For Almond, perhaps the most important step towards confronting such abuse is to accept the absolute complexity of human history, which resists easy, comforting answers such as those that the ‘clash of civilizations’ rhetoric seeks to supply: ‘History is simply too messy, and too abundant, to be packed into such boxes; it spills everywhere, its anecdotes and marginalia and sidelines causing even the most confident historians to hesitate and falter’ (219). What is perhaps most striking about Almond’s history is just how much his account of Muslims and Christians tells us about the practice of history in the European sphere going back centuries. The dominant, highly misleading contemporary representations of Islam as barbarous and alien did not arise out of a vacuum, nor did they arise by accident; Almond never lets us forget that history can be a weapon:
To point out this process is not to idealise or exonerate real Muslim extremists, nor to portray Islam as a faith any freer from the dilemmas a modern liberal might find in Judaism or Christianity. It is not to argue that hate-filled homophobic clerics are deep down ‘nice’ human beings, or that figures such as Bin Laden are really misunderstood victims. The point, rather, is to emphasise that the selective repetition of such images from the Muslim world in the Western media serves a variety of particular functions – to preserve a status quo, distract attention from genuine political issues and provide a justification for an increasing obsession with ‘security measures’. Moreover, the aim of this brief history is certainly not to show that Muslims and Muslim authorities were somehow ‘better’ than their Christian equivalents – they were not. Strategically choosing when to talk about religious differences and when to keep quiet is the oldest trick in history, and one which Muslims employed just as much as Christians (8).
For all of his evident respect for the messiness of history, Almond’s account is brisk, lively, and intensely readable. Though the book is pitched to a general audience, it is both detailed enough and challenging enough to be of interest to academic historians. And there is, sadly, no less a need for such a corrective history within the academy as in the wider world outside of its walls. To cite one of what could be a great many examples demonstrating this very real need, while reading through a recently published book on cross-cultural Christian theology, I encountered the following statement, breathtaking in both its arrogance and its sheer ignorance of the complexity of Europe’s religious history: ‘the West has only one holy book and has been influenced strongly by that book’ (Brinkman 2009, 40). Against this, Almond’s account is finely balanced, tempered throughout with warnings against taking it all too far the other way; writing of the Islamic influence in Europe, he offers an elemental caution: ‘It cannot be exaggerated, it should not be idealized’ (217).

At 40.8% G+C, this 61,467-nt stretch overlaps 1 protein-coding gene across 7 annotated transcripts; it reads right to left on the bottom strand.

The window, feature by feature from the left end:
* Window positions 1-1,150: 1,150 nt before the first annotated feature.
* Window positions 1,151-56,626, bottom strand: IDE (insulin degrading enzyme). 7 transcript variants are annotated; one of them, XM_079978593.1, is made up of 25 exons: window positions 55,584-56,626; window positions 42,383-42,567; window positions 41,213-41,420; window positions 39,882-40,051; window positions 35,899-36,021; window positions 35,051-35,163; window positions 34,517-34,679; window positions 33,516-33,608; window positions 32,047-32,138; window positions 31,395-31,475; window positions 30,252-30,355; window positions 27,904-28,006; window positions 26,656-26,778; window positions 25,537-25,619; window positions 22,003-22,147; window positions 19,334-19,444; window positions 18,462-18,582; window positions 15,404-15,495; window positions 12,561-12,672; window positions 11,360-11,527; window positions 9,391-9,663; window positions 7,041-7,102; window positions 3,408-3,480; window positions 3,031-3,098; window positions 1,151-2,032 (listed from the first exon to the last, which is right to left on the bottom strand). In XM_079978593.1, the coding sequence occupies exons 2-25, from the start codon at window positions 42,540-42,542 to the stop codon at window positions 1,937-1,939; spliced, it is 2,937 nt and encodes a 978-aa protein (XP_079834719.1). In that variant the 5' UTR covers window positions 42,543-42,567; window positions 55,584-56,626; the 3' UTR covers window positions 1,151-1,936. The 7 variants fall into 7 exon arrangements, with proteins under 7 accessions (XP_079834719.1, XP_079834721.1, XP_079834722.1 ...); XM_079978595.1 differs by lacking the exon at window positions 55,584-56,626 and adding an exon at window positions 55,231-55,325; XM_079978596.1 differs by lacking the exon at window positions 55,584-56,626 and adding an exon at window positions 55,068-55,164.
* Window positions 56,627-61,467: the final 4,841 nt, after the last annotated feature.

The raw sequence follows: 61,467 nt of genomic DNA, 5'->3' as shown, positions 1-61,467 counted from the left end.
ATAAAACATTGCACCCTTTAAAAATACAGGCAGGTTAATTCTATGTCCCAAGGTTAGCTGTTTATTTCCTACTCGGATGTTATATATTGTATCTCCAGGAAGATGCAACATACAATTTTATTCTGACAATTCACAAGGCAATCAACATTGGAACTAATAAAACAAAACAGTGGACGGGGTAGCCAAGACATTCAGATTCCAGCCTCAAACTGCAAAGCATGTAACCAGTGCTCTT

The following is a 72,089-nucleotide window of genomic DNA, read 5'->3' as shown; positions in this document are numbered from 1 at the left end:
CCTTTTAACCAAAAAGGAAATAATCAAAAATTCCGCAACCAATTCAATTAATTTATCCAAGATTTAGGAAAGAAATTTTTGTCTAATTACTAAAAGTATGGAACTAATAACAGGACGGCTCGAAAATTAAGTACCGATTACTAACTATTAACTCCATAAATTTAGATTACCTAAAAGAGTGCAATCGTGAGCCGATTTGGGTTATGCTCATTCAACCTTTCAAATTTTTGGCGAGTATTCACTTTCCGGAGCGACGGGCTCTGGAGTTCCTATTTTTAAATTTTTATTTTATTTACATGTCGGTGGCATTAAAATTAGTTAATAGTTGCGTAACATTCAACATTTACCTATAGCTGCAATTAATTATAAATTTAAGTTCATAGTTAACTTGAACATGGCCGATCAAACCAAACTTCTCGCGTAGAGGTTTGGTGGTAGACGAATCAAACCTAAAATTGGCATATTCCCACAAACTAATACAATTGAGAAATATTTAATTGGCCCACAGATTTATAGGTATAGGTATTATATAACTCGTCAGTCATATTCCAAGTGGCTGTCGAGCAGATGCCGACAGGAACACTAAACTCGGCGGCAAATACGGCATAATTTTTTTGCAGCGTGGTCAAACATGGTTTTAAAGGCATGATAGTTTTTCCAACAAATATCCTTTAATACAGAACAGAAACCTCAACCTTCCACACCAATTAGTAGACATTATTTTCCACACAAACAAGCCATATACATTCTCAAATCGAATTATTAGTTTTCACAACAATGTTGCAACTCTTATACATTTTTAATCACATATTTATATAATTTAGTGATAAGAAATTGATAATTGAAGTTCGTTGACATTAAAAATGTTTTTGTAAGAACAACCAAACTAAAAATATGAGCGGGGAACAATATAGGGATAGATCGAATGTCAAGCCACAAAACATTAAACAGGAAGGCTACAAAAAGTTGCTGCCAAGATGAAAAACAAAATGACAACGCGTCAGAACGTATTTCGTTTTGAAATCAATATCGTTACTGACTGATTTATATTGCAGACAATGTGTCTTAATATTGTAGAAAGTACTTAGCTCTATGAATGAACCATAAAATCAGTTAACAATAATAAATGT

In all of this, Almond demonstrates a keen eye for the irony, the comedy, and the sheer perversity of human history, which comes through in a series of well-chosen anecdotes, more than a few of which are laugh-out-loud funny. Almond’s account returns to European history the sense of chaos and endless changeability that is characteristic of all authentically human history and which is strangely absent from triumphalist, reductive accounts of ‘Fortress Europe’. There is, at the same time, a palpable sense of frustration lurking behind Almond’s words: ‘Perhaps the lesson in all of this is that the decision to give up words such as ‘Islam’ and ‘Christendom’, ‘infidel’ and ‘Turk’ requires a certain courage, a willingness to open up oneself and one’s society to unreserved criticism. In many ways, the myth of a Christian Europe, attacked by an army of Islam, persists because we have not yet found this courage’ (178). One of the greatest strengths of Almond’s approach is his willingness, all too rare in an era saturated with the therapeutic ethos and its pretentions to universal respect, to treat bad ideas with the contempt that they deserve:
When people today speak in a general way of the ‘conquest’ and ‘re-conquest’ of ‘Muslim Spain’, the impression is of a football match, two sets of ideologically opposite teams playing in perfect unity against one another. The image of a swarm of turbaned ‘Moors’ rushing into Christian Spain with their scimitars poised high above their heads has had a strong effect on the European mind, despite it being a complete and utter illusion. What any serious and sober look at the Muslim conquest of the Iberian peninsula in the 700s reveals is a much more complicated picture (19).